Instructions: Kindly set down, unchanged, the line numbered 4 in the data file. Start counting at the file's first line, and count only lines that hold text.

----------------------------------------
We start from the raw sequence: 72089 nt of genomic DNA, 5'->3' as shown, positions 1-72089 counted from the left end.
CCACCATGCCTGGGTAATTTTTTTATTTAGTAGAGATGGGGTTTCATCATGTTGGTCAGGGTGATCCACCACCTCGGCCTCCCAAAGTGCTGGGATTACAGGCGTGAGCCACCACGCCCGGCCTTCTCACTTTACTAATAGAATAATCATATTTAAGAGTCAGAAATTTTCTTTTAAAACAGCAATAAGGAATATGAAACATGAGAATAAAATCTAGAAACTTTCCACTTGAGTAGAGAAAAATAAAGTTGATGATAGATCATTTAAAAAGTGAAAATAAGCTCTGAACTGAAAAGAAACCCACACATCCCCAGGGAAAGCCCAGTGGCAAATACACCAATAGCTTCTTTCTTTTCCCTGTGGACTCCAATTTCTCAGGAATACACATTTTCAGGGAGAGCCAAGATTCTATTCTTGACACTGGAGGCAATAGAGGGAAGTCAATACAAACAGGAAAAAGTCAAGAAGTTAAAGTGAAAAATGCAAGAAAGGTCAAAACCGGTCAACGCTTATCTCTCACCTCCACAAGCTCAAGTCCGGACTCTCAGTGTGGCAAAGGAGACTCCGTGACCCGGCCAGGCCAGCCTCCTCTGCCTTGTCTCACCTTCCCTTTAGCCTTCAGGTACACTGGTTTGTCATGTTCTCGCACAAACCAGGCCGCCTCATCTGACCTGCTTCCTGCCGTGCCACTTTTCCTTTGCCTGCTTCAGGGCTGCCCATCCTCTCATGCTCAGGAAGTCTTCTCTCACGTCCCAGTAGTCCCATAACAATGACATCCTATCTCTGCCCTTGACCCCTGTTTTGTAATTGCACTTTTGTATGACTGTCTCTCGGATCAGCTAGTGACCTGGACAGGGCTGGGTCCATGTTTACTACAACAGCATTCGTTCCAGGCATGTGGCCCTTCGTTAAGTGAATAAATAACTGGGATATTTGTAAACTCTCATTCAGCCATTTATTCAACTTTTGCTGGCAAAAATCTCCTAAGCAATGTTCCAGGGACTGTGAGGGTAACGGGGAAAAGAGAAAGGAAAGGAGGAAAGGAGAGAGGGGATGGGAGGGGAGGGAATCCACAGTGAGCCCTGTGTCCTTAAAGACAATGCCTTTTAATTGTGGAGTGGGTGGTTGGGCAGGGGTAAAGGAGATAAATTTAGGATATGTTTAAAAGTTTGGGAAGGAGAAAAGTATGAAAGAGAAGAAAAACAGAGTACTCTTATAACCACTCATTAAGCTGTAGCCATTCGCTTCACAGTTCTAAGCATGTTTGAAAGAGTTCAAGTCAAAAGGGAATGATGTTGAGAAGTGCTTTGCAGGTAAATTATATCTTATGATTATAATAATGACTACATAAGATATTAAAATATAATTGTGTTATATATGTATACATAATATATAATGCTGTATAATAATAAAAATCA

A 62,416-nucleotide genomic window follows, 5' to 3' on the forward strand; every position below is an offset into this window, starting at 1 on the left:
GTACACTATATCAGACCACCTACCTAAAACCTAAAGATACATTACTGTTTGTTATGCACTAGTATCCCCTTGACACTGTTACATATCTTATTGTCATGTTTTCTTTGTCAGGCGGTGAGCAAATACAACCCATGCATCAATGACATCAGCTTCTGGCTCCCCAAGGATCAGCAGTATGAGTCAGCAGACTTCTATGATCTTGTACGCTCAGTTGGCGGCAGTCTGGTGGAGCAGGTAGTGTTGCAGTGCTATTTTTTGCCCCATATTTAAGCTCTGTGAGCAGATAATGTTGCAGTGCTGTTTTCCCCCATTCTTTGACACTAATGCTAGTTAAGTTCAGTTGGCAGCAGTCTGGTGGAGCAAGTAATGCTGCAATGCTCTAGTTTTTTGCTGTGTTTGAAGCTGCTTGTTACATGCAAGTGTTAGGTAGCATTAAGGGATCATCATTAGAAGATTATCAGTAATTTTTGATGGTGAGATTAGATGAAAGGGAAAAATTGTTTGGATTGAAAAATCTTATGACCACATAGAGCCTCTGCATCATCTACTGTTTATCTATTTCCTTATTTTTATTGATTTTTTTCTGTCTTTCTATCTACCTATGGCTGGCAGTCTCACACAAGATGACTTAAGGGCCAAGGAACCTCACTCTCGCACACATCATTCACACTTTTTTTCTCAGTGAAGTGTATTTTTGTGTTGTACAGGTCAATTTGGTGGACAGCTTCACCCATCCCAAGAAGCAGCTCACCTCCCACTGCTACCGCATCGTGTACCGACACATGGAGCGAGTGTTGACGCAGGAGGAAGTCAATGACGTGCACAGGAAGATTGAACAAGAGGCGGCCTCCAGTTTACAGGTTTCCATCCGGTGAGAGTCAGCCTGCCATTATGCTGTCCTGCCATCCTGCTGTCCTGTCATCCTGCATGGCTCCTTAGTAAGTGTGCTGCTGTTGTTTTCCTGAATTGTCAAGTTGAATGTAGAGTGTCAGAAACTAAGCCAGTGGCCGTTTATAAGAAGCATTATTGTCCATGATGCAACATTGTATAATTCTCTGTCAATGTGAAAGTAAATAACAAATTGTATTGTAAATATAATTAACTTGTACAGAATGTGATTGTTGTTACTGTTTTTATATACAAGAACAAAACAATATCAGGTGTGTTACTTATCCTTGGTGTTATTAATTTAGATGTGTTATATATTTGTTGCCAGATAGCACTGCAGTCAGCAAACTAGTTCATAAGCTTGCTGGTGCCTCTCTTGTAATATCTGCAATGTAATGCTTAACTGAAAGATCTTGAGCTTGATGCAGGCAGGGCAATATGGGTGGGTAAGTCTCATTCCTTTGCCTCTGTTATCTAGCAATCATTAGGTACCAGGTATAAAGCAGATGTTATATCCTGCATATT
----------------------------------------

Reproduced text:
GTACACTATATCAGACCACCTACCTAAAACCTAAAGATACATTACTGTTTGTTATGCACTAGTATCCCCTTGACACTGTTACATATCTTATTGTCATGTTTTCTTTGTCAGGCGGTGAGCAAATACAACCCATGCATCAATGACATCAGCTTCTGGCTCCCCAAGGATCAGCAGTATGAGTCAGCAGACTTCTATGATCTTGTACGCTCAGTTGGCGGCAGTCTGGTGGAGCAGGTAGTGTTGCAGTGCTATTTTTTGCCCCATATTTAAGCTCTGTGAGCAGATAATGTTGCAGTGCTGTTTTCCCCCATTCTTTGACACTAATGCTAGTTAAGTTCAGTTGGCAGCAGTCTGGTGGAGCAAGTAATGCTGCAATGCTCTAGTTTTTTGCTGTGTTTGAAGCTGCTTGTTACATGCAAGTGTTAGGTAGCATTAAGGGATCATCATTAGAAGATTATCAGTAATTTTTGATGGTGAGATTAGATGAAAGGGAAAAATTGTTTGGATTGAAAAATCTTATGACCACATAGAGCCTCTGCATCATCTACTGTTTATCTATTTCCTTATTTTTATTGATTTTTTTCTGTCTTTCTATCTACCTATGGCTGGCAGTCTCACACAAGATGACTTAAGGGCCAAGGAACCTCACTCTCGCACACATCATTCACACTTTTTTTCTCAGTGAAGTGTATTTTTGTGTTGTACAGGTCAATTTGGTGGACAGCTTCACCCATCCCAAGAAGCAGCTCACCTCCCACTGCTACCGCATCGTGTACCGACACATGGAGCGAGTGTTGACGCAGGAGGAAGTCAATGACGTGCACAGGAAGATTGAACAAGAGGCGGCCTCCAGTTTACAGGTTTCCATCCGGTGAGAGTCAGCCTGCCATTATGCTGTCCTGCCATCCTGCTGTCCTGTCATCCTGCATGGCTCCTTAGTAAGTGTGCTGCTGTTGTTTTCCTGAATTGTCAAGTTGAATGTAGAGTGTCAGAAACTAAGCCAGTGGCCGTTTATAAGAAGCATTATTGTCCATGATGCAACATTGTATAATTCTCTGTCAATGTGAAAGTAAATAACAAATTGTATTGTAAATATAATTAACTTGTACAGAATGTGATTGTTGTTACTGTTTTTATATACAAGAACAAAACAATATCAGGTGTGTTACTTATCCTTGGTGTTATTAATTTAGATGTGTTATATATTTGTTGCCAGATAGCACTGCAGTCAGCAAACTAGTTCATAAGCTTGCTGGTGCCTCTCTTGTAATATCTGCAATGTAATGCTTAACTGAAAGATCTTGAGCTTGATGCAGGCAGGGCAATATGGGTGGGTAAGTCTCATTCCTTTGCCTCTGTTATCTAGCAATCATTAGGTACCAGGTATAAAGCAGATGTTATATCCTGCATATT